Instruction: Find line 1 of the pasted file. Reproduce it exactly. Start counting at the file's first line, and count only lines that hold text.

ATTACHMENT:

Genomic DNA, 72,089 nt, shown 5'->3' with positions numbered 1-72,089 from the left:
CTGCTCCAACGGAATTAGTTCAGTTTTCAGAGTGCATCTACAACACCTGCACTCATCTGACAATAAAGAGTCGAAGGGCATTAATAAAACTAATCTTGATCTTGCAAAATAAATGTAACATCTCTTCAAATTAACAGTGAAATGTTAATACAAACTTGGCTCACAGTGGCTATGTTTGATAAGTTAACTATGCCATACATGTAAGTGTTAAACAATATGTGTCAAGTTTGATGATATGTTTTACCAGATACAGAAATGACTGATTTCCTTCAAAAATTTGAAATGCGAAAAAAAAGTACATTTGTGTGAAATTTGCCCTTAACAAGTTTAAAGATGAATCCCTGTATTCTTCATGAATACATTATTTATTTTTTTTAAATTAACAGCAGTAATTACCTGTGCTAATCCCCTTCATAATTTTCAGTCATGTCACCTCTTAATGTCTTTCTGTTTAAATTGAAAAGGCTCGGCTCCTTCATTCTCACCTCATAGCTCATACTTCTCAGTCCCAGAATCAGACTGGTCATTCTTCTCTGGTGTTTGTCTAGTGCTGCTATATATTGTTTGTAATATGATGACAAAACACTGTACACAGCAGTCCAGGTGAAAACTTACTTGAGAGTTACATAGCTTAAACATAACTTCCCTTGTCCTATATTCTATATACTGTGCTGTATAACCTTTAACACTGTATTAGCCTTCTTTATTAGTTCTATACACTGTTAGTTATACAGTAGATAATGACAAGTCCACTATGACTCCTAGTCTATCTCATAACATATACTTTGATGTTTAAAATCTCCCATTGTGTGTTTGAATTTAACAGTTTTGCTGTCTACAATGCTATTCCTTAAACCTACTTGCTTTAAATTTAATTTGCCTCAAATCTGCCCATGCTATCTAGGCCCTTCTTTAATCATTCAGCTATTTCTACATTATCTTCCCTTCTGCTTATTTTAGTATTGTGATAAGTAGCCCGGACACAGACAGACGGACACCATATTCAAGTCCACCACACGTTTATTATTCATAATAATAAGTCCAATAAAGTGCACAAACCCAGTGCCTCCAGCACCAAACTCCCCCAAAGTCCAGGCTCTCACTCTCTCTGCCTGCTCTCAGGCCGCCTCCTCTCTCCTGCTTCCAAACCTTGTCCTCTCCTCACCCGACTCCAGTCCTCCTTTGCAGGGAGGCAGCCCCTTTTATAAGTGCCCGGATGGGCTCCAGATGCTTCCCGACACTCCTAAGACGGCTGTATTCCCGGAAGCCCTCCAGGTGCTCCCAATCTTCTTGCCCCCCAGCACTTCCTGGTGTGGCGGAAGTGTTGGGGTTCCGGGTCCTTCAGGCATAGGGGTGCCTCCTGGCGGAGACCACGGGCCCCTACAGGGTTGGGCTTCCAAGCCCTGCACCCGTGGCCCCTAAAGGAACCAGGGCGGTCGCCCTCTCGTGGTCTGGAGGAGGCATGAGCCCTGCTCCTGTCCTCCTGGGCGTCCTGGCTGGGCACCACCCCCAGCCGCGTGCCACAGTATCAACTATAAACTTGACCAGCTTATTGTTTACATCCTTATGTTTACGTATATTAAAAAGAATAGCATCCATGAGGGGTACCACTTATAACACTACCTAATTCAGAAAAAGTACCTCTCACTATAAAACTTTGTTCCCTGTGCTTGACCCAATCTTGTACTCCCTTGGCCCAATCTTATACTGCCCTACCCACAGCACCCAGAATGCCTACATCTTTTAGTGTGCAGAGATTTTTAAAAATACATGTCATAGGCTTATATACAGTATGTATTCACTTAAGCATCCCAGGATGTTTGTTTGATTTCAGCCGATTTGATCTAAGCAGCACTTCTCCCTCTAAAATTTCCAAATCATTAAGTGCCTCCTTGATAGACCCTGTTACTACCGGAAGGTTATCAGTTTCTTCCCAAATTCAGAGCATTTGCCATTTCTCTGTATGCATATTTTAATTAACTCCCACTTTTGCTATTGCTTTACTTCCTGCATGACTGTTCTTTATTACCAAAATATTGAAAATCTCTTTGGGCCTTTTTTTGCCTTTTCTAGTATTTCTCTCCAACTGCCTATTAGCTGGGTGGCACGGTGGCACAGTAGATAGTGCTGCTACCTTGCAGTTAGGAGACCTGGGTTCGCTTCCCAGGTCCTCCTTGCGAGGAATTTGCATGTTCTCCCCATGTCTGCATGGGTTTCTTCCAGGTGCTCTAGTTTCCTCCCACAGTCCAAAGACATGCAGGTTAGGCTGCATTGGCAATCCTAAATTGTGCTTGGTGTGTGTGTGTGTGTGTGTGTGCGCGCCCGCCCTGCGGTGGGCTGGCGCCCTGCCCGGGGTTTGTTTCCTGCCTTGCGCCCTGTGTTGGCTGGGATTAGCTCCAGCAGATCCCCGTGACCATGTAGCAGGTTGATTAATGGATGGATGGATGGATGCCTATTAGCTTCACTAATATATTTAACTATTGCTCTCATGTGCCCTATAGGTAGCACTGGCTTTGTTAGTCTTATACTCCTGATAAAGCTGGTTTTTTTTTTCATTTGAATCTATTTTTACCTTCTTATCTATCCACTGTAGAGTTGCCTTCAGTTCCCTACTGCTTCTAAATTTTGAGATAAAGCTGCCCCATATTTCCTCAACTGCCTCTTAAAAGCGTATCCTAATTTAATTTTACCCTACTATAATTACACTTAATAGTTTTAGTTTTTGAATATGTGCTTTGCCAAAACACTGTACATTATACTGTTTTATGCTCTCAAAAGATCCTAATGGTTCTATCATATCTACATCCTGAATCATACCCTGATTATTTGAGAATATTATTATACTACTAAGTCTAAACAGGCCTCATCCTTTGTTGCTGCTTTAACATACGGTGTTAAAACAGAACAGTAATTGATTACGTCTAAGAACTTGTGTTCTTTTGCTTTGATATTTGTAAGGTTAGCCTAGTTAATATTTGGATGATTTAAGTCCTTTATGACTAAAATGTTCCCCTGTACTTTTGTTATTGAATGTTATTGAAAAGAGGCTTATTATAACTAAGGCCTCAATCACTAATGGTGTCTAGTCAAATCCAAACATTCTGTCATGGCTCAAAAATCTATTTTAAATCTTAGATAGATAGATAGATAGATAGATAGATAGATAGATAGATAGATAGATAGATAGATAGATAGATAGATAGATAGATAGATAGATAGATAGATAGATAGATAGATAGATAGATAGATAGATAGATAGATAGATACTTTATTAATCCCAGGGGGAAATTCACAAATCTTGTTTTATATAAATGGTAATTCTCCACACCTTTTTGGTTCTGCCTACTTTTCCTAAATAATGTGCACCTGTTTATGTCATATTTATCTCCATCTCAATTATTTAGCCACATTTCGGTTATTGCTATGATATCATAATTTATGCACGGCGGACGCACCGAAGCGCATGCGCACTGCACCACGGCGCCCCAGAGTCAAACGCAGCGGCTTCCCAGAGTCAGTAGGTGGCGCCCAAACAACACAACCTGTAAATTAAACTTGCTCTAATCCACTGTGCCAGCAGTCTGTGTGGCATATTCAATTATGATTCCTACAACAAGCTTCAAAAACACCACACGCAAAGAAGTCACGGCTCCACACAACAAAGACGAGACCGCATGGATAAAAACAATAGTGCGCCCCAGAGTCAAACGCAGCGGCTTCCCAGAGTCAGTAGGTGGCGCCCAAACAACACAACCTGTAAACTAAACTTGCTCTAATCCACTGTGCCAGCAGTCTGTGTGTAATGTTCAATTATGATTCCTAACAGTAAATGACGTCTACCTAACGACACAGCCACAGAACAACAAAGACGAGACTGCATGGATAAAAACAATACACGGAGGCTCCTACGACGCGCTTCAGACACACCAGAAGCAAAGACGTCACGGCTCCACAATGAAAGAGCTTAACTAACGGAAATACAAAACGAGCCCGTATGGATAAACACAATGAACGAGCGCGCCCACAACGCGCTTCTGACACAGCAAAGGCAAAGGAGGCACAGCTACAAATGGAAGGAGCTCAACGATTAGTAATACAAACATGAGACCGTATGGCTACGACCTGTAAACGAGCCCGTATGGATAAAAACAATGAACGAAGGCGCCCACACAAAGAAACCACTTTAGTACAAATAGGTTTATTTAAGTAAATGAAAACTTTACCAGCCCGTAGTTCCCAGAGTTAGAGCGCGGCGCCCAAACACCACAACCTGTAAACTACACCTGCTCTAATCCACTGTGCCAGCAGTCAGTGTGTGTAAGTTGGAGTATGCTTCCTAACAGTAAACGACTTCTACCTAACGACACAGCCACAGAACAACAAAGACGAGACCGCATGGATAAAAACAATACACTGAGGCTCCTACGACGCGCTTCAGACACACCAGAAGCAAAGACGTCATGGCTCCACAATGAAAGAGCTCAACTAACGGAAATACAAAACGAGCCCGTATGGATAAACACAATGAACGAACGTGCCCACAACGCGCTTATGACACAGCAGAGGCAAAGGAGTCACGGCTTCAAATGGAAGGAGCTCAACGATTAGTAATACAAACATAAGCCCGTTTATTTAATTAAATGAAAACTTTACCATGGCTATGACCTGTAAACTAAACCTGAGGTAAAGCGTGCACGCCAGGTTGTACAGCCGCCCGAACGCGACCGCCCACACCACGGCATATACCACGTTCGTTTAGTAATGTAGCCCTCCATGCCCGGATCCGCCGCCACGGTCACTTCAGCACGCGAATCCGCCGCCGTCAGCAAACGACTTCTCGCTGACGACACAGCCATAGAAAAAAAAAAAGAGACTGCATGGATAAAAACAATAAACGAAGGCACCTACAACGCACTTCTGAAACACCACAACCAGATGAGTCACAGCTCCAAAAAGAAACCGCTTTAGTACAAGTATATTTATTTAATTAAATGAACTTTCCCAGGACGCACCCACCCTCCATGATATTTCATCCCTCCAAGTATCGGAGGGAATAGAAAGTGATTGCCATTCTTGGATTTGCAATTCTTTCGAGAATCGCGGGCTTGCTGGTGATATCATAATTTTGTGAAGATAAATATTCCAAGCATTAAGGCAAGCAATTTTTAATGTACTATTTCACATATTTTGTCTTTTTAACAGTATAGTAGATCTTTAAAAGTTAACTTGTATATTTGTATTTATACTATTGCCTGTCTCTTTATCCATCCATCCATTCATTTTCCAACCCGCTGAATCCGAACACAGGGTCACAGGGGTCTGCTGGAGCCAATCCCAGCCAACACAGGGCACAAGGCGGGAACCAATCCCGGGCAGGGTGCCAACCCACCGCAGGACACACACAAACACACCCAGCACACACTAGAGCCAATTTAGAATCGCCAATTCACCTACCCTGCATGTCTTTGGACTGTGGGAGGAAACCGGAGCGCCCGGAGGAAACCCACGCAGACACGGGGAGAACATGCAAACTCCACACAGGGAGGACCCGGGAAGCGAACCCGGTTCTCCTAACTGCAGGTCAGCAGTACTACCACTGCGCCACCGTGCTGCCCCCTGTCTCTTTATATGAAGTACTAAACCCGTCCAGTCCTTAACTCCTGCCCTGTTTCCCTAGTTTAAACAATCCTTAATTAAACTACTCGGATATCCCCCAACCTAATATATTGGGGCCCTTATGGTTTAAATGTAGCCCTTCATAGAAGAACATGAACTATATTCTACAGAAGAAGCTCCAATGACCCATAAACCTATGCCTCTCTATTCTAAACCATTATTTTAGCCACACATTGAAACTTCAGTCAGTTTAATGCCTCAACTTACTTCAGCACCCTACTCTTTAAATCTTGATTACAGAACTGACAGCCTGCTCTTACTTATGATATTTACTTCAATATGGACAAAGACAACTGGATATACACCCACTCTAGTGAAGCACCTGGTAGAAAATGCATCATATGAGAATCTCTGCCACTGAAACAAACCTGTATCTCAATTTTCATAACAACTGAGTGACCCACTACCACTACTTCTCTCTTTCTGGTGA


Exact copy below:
Genomic DNA, 72,089 nt, shown 5'->3' with positions numbered 1-72,089 from the left: